Cherton's Work-People. By Alfred Colbeck. (J. Clarke and Co) —Philip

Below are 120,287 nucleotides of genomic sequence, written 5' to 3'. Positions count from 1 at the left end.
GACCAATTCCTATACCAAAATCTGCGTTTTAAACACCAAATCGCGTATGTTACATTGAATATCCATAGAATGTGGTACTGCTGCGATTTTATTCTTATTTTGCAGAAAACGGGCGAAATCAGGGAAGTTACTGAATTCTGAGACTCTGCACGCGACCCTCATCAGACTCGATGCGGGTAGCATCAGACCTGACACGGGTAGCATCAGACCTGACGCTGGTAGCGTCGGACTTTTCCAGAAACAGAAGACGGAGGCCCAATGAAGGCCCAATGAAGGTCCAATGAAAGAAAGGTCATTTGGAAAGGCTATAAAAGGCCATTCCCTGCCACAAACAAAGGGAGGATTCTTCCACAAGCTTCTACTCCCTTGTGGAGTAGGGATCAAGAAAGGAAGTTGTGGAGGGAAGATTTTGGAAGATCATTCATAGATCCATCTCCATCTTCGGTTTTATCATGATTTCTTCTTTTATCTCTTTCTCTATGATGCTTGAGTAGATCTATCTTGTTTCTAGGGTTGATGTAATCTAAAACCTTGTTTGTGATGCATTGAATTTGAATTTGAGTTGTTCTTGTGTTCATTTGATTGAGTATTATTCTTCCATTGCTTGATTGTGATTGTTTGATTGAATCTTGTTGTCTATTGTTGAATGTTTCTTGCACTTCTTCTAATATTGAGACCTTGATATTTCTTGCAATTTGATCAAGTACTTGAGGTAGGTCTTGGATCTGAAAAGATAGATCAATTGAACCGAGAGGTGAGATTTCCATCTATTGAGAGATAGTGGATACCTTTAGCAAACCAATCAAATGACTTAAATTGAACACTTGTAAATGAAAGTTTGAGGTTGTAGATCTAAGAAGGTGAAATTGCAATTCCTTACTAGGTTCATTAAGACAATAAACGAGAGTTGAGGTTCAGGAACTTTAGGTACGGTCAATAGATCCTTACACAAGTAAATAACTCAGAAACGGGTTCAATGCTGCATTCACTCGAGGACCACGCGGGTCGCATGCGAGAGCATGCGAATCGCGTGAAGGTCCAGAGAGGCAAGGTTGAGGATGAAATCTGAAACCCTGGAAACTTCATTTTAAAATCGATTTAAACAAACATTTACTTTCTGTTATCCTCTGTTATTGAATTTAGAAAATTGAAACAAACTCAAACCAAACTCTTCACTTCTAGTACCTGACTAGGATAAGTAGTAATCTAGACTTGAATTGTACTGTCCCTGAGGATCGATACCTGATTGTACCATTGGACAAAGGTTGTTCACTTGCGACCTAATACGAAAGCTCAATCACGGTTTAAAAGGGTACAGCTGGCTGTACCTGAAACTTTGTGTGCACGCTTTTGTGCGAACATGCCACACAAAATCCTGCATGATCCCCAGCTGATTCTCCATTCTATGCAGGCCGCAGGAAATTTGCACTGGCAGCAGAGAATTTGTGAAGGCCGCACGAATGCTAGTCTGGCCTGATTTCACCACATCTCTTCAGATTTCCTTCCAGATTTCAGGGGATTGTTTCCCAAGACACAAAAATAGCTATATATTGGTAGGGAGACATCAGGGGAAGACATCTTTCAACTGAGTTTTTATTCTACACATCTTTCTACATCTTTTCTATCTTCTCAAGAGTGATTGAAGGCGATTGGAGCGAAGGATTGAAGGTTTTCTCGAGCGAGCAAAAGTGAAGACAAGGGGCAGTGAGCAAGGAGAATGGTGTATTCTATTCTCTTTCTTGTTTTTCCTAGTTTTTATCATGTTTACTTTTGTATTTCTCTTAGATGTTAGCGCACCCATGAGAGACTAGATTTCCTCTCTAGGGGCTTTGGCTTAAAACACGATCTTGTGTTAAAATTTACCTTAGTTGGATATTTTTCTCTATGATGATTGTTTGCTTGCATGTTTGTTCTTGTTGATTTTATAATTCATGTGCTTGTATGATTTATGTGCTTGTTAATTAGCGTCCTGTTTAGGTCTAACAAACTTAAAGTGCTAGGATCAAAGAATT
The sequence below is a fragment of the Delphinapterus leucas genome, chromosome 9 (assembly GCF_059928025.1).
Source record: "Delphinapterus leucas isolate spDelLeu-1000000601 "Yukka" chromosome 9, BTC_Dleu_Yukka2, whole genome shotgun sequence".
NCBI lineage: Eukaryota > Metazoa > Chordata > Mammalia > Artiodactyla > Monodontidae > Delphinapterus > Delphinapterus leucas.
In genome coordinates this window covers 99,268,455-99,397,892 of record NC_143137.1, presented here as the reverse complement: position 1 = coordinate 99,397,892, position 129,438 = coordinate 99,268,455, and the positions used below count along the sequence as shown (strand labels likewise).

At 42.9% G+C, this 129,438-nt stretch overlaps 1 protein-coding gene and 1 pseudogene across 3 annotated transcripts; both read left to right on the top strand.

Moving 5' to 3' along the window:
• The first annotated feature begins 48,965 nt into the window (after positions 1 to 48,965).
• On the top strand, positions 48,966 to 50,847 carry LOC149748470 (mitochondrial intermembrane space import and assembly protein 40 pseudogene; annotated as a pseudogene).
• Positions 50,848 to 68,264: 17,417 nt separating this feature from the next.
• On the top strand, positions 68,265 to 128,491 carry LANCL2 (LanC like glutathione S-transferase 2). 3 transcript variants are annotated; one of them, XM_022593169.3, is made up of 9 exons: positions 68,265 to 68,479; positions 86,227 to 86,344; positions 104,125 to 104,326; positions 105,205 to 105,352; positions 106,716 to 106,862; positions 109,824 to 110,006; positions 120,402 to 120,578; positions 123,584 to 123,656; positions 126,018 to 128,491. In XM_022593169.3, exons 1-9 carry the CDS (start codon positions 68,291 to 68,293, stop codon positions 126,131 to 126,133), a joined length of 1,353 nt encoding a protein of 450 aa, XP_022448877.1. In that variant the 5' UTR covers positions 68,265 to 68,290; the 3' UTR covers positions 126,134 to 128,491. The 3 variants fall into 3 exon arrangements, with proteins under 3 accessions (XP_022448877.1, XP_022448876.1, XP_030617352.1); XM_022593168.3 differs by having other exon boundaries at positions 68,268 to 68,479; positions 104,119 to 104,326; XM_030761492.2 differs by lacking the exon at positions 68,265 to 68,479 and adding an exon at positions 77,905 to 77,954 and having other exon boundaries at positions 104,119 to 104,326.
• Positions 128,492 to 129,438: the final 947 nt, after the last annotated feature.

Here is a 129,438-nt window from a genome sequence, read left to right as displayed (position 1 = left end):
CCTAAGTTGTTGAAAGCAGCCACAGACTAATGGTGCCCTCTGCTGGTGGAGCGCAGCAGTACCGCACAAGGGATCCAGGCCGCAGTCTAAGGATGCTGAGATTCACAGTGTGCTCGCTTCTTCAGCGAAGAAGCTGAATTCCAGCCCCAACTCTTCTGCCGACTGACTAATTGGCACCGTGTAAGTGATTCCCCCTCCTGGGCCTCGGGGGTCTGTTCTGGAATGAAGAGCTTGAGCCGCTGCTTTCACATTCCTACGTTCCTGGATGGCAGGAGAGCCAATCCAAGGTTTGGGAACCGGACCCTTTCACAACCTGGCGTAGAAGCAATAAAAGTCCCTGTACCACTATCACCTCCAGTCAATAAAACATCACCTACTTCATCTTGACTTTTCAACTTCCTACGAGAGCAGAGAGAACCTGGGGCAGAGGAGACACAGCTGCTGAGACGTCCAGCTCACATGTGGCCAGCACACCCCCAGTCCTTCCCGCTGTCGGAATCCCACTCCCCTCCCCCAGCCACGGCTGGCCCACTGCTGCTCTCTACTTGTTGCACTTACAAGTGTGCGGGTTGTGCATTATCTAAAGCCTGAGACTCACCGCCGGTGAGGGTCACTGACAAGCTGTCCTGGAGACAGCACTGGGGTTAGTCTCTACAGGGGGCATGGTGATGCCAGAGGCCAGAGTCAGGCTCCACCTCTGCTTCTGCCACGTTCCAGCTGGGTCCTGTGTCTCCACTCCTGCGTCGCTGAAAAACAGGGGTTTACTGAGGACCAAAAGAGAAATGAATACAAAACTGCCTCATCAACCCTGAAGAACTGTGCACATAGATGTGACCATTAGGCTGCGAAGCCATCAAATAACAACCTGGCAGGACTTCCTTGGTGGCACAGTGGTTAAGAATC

Cherton, of the firm of "Cherton Brothers, Limited," is convinced that the employers ought to help the employed. They are making great profits,—they are bound, he thinks, to make those who do so much to earn them, sharers in their prosperity. At first, he has all the partners but one against him, that one being the youngest sister (the profits must have been indeed enormous, for this youngest sister, not yet of age, comes forward with a cheque for £1,250). The story of how he wins his way, converting by degrees all his kindred to his way of thinking, makes an excellent story. Mr. Colbeck has it in his mind to advocate total abstinence, as well as an informal profit-sharing, and he does so in a more reasonable way than we commonly find in temperance literature.